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Beacon Financial Education: The importance of financial education

Beacon Financial Education: The importance of financial education

Beacon Financial Education: The importance of financial education

Beacon Financial Education has been informing us about a lot of things: financial freedom, retirement planning, wealth management, FATCA. But now they are going back to basics to discuss the importance of financial education, and why it would be very helpful for you to improve your financial literacy.

Seriously? Financial education for expats?

“Financial Education for expats? Really?” Beacon has heard that question numerous times. Some people felt it was patronizing or condescending to assume cross-border professionals are in need of financial education. After all, expats are expected to be highly-educated, highly-skilled and generally better-qualified.

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There are those who think that financial education is not relevant for this particular group of people, and those who assume that they know all they need to know to manage their wealth efficiently. Admitting you don’t know everything about money management is therefore perhaps harder for expatriates than for any other person.

So, why financial education? Remember: the people behind Beacon are expats too, having lived in multiple countries themselves. They are away from home, just like you, and they’ve encountered some financial challenges. Especially those with connections to the USA, who have to comply with the Foreign Account Tax Compliance Act (FATCA).

It proved much more of a challenge to manage their money than they had initially thought, which resulted in the founding of Beacon Financial Education. With the help of their advisor network, they want to pave the way for others.

Financial illiteracy is a global problem

But it was not just Beacon’s experiences that showed that well-educated professionals could improve their financial literacy. Over the past couple of decades, as financial illiteracy was gradually put on the agenda in many countries, G20 leaders and OECD governments began to officially recognize the problem and initiate projects to enhance financial literacy all over the world.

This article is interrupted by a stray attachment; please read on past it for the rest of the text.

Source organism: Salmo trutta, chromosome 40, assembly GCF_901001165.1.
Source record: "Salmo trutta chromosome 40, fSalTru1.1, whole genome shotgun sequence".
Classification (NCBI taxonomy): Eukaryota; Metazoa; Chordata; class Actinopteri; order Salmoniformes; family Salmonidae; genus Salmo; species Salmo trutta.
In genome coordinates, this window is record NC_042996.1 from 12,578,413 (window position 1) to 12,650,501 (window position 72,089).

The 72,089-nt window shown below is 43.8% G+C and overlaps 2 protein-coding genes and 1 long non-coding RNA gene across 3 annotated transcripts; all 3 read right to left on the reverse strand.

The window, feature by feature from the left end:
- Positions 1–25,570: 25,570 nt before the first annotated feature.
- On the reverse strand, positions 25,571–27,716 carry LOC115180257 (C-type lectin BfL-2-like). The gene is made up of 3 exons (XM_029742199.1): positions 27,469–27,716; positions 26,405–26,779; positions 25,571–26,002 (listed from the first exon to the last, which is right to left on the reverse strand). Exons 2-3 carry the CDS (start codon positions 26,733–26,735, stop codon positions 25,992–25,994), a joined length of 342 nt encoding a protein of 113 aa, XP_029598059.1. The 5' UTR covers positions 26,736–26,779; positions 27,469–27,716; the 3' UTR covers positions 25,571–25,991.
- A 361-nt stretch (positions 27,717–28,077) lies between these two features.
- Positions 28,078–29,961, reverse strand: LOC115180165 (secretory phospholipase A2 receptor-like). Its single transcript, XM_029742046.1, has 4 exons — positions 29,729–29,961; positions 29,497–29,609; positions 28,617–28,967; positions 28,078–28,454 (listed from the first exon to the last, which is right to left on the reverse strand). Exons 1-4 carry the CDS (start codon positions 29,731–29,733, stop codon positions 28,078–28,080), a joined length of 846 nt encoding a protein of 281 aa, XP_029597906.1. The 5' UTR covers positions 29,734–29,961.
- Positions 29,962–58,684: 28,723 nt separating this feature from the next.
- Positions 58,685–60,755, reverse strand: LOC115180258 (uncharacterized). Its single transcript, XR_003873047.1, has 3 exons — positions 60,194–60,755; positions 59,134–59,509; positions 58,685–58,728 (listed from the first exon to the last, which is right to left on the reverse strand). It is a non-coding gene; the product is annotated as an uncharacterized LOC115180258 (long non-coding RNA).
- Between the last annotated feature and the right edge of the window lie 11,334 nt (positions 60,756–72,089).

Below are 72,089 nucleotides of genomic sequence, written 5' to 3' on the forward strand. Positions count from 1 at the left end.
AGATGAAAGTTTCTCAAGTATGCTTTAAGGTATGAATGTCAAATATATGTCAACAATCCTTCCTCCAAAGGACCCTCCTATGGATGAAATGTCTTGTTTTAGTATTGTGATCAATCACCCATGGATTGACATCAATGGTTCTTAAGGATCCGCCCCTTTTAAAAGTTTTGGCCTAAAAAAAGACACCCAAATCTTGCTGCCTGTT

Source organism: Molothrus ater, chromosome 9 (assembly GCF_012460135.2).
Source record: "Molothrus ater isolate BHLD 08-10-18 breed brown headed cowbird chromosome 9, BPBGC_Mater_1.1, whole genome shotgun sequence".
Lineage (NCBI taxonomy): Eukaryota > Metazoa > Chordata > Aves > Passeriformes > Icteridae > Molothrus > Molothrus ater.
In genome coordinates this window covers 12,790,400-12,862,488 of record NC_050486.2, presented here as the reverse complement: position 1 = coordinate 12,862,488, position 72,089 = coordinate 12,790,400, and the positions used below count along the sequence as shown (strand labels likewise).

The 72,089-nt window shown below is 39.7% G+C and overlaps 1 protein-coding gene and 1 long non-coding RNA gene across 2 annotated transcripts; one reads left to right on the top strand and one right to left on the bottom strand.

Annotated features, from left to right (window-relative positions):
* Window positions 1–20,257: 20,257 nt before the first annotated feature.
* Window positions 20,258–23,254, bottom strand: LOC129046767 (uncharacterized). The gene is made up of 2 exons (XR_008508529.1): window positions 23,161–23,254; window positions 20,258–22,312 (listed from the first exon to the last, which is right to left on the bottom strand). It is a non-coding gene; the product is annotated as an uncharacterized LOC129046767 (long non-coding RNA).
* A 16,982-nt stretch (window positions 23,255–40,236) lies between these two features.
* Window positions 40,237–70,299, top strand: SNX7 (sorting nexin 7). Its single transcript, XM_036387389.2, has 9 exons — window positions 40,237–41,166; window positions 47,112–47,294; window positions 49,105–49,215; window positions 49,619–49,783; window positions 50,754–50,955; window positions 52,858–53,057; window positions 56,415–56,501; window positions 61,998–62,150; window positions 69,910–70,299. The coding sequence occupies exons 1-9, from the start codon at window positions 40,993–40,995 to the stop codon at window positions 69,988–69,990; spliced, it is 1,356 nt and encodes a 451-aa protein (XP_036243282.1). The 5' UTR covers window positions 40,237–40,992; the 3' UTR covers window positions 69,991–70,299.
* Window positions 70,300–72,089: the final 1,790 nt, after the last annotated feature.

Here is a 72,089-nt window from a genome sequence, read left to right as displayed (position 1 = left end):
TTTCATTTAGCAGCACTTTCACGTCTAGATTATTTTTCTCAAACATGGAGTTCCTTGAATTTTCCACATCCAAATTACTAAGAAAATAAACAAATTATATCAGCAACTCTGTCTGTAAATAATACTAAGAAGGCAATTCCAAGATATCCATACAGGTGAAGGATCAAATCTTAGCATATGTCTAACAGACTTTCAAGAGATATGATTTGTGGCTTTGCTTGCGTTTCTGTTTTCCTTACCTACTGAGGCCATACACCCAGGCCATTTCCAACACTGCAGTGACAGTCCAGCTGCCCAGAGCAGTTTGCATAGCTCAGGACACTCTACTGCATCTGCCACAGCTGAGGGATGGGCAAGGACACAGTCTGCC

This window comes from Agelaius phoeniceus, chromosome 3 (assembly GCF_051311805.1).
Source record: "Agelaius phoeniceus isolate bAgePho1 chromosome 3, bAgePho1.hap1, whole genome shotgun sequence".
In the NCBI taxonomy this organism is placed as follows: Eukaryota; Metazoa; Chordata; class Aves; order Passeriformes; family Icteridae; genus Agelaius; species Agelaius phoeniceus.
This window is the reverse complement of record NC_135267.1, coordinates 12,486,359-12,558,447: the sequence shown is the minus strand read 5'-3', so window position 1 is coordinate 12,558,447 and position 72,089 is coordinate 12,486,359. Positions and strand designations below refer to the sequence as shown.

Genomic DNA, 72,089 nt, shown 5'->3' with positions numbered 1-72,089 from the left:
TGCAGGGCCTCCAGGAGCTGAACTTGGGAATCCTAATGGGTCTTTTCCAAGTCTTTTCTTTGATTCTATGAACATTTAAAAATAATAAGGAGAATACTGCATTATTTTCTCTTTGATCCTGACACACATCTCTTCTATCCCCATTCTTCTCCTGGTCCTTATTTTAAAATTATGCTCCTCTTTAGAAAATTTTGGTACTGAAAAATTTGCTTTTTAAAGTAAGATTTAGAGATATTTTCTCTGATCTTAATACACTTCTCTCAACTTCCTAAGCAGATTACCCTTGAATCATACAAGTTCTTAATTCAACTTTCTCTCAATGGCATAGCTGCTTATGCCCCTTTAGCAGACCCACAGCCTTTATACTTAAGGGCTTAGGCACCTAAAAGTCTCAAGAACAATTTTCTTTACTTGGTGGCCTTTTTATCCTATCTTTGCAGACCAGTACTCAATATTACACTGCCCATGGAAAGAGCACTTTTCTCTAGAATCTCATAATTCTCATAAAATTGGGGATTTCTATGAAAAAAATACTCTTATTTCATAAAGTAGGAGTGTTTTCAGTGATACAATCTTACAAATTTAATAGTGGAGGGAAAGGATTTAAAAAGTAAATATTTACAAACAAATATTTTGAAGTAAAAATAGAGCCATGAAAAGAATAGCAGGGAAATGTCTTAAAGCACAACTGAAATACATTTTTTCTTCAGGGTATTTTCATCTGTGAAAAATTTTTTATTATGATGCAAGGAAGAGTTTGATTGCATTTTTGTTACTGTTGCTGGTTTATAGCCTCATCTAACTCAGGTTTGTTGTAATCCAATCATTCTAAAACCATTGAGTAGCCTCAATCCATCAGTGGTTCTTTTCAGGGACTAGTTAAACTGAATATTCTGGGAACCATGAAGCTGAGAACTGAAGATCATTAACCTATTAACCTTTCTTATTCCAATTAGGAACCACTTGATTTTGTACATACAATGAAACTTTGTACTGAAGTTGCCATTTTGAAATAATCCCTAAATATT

Their research showed that almost half of the inhabitants of 21 countries were not able to get the minimum target score of 70% on a financial literacy test, and you could conclude that as a result they are classified as “financially illiterate”.

Financial ignorance and overconfidence among the highly educated

Yes of course: higher education is positively correlated with financial literacy. However, it is incorrect to assume that everyone with higher education is indeed financially literate.

In countries like the USA, the Netherlands, Germany and Switzerland, 3 in 10 of the best educated were not able to answer three basic financial literacy questions – also known as “The Big Three”: questions about interest rates, inflation and risk – correctly. Conclusion: even the well-educated are not necessarily savvy about money.

Figure 1: Financial Literacy by Education % providing correct answers to three financially literacy questions, also known as “The Big Three”. Source: Lusardi Annamaria, Michaud Pierre-Carl, Mitchell Olivia S. Using a Life Cycle Model to Evaluate Financial Literacy Program Effectiveness. The Wharton School, University of Pennsylvania; 2014. (PRC Working Paper).

Other studies showed that highly-educated people are also overconfident and tend to overestimate their skills: like these self-directed investors in Canada, only 5% of whom scored the minimum target score of 66%. Only five percent! People who manage personal equity portfolios. People who say they possess the know-how, people who say that they are successful at what they do. Yet, they failed the test miserably.

The importance of improving your financial knowledge

Beacon believes there is always room for improvement AND that financial education is an ongoing process. Let’s summarize why:

Reaching your full financial potential